Advocates of marijuana legalization are pleased following agreement last Monday among House and Senate negotiators on Beacon Hill on an implementation package for recreational marijuana sales.
I understand the short-term euphoria. By July 1, 2018, you will be able to purchase marijuana legally in a state once dominated by Puritan morality and blue laws.
“While we don’t approve of every provision of this bill, we are satisfied that the outcome will serve the interests of Massachusetts residents and allow the Commonwealth to displace the unregulated marijuana market with a system of taxation and regulation,” said Matthew Schweich of the Marijuana Policy Project, an advocacy group behind last November’s ballot initiative.
But will this legislation create a well-regulated marijuana market, suppress illicit drugs, yield reliable state tax revenue in the long term and pass constitutional muster?
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Hard to say.
In the first place, lawmakers have clearly not respected the will of voters on timing or taxes.
They delayed retail sales by six months, to July 1, 2018. A minor point, perhaps, but a telling one. Legislators, who for years refused to act on recreational marijuana, developed zeal for regulating it only after voters acted. Yet, if legal pot is a financial windfall, the six months of delay is simply depriving the state of potentially millions of dollars in revenue.
Beacon Hill also added a potentially fatal constitutional twist, declaring that communities that voted “yes” in November can proceed with retail sales (provided they haven’t already banned them), whereas in communities that voted “no,” local officials get to decide whether recreational pot comes to town.
Sorry, but laws should apply equally to all. Tailoring siting processes to how individual communities voted is absurd. The potential for uneven and unfair implementation of the law is high, as is the likelihood of lawsuits.
But the biggest concern is the proper level of taxation, a question that is explored in depth by Jonathan P. Caulkins (“A Principled Approach to Taxing Marijuana”) in this summer’s issue of National Affairs.
Here, lawmakers’ disrespect toward Massachusetts voters is made most clear.
Last November, we voted for a 3.75 percent tax rate, with a 2 percent additional local tax option. Added to the state’s regular sales tax rate, that would have meant a maximum 12 percent tax on cannabis. Instead, lawmakers set an overall state tax rate of 17 percent, with a 3 percent local option — up to 20 percent overall.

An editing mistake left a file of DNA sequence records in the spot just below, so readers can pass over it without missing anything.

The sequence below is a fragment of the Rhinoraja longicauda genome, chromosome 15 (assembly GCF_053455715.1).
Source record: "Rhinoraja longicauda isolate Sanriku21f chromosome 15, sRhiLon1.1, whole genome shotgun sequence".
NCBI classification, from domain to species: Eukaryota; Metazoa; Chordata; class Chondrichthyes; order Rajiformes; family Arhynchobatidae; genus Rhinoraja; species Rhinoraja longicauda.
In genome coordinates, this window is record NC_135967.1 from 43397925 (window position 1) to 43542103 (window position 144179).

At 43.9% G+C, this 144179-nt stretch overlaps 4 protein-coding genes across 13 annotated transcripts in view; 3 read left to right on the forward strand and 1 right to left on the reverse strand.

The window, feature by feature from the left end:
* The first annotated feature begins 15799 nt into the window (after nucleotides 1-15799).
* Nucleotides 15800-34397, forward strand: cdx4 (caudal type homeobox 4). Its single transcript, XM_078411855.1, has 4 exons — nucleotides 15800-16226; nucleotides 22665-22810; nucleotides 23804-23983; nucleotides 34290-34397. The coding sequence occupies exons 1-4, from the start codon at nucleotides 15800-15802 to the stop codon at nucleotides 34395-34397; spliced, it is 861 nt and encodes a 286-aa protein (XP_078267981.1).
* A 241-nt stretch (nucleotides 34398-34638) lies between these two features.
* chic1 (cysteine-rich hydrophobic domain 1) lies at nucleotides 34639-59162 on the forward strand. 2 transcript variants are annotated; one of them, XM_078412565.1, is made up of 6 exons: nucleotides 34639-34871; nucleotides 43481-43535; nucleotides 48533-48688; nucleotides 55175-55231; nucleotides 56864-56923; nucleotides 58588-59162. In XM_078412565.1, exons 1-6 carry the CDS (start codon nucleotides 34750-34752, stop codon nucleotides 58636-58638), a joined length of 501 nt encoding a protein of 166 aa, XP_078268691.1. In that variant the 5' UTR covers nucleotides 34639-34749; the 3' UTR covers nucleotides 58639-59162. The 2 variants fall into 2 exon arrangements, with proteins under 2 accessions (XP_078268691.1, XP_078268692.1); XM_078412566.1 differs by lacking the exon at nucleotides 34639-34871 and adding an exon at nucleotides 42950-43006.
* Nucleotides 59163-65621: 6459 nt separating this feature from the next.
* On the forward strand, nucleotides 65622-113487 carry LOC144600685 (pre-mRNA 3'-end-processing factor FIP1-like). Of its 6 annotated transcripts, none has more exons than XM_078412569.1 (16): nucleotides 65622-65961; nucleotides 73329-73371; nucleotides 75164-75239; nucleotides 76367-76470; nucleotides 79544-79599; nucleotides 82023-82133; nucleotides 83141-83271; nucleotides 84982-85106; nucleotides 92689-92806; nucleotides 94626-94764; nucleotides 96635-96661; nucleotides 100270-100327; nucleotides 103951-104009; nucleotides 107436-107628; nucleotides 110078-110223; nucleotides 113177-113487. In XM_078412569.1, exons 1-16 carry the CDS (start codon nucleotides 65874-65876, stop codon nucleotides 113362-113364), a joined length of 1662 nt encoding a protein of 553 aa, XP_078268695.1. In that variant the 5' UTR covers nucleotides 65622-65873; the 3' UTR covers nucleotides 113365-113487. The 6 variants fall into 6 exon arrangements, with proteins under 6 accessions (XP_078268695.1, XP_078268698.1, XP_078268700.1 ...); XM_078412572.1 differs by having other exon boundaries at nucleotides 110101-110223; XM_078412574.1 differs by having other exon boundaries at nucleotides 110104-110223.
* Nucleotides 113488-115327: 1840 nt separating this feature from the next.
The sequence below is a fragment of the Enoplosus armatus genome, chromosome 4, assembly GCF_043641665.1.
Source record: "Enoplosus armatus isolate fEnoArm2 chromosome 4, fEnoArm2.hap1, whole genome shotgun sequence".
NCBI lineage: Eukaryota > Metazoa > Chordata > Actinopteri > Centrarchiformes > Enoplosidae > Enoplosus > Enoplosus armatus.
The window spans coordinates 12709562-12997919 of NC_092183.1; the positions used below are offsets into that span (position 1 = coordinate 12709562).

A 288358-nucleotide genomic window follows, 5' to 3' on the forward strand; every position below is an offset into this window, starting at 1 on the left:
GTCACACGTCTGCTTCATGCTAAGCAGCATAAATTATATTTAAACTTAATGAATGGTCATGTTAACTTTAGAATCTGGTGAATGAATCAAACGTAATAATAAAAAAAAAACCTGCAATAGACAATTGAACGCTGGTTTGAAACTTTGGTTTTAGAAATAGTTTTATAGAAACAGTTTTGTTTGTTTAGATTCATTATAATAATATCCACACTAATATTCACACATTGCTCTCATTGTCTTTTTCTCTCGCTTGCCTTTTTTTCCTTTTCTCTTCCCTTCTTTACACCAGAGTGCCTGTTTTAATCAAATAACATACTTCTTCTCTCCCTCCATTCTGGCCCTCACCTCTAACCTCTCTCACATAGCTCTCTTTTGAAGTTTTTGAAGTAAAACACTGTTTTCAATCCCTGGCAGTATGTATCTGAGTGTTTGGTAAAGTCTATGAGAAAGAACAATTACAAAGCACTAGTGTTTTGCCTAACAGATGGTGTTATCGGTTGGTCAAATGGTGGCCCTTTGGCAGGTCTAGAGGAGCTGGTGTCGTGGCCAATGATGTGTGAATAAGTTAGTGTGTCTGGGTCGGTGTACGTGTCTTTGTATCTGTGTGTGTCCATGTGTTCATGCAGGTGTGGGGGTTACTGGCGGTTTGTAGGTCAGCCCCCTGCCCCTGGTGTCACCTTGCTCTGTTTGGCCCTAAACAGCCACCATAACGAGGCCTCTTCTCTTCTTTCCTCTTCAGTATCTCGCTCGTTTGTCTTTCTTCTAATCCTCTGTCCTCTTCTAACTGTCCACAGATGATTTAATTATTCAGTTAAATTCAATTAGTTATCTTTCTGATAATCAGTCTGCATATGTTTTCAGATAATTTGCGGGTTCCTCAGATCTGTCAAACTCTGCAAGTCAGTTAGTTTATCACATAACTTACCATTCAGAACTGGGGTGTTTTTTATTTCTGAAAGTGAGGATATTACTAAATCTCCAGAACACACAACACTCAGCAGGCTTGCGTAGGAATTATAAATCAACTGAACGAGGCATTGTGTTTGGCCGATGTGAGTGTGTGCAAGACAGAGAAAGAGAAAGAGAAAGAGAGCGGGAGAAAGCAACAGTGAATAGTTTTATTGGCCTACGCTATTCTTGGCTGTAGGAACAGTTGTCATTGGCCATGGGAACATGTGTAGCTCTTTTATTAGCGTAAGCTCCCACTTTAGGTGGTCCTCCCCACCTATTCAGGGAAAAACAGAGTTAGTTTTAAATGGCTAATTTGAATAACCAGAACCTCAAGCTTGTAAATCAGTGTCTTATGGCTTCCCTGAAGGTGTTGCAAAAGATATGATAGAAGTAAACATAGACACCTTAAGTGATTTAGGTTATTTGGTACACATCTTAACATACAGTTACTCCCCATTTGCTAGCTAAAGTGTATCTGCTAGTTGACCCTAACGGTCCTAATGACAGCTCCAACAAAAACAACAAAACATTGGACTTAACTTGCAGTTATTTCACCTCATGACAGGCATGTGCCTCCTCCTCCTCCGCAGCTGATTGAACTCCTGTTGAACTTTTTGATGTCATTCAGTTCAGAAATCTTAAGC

Caulkins points out that taxing recreational marijuana too steeply tends to leave black markets in place. Indeed, even Colorado, whose legal pot market is the oldest in the nation and yields millions in revenue, is looking to scale back its nearly 30 percent overall pot tax amid reports that the black market continues to flourish.
On the other hand, Caulkins notes, you don’t want to tax marijuana too low. Consumers are always willing to pay some tax for a product that is legally available and of reliable quality — alcohol being the most obvious example.
Disrespect aside, then, did the Legislature arrive at the right level of marijuana tax?
Again, it is hard to know. As the number of states legalizing recreational pot grows, so do potential disparities among tax rates, disparities that may encourage cross-border traffic, legal and illegal alike.
Caulkins suggests the long-term solution is a uniform federal tax on marijuana, but that seems politically impossible until the blanket federal ban on marijuana is lifted.
With polls showing a majority of Americans favor pot legalization, that day may come sooner than we think. But in the meantime, lawmakers must deal with existing realities. I suspect a 20 percent overall tax is too high to discourage illicit markets, but we’ll see.
Also unknown is whether opponents of legalization were right when they predicted that the social ills accompanying higher marijuana consumption will offset the tax revenue it generates. Will legal pot be a net gain for the state budget?
Again, no one knows. Thus, until we have answers, lawmakers would be smart to put marijuana tax revenues into reserve, and not rely upon them to fund general operations.
Our Legislature’s penchant for overly optimistic budget forecasting is legendary, and while I’d prefer not to fund schools, libraries and social services with marijuana taxes at all, it would be still worse to do so only to see those revenues go poof when consumer habits or tax realities change.
The bottom line on marijuana taxation is a warning for lawmakers and users alike: Don’t get too high on the stuff.
Chris Sinacola is a Worcester Sun columnist. His observations on politics, current events, history and more appear every Sunday.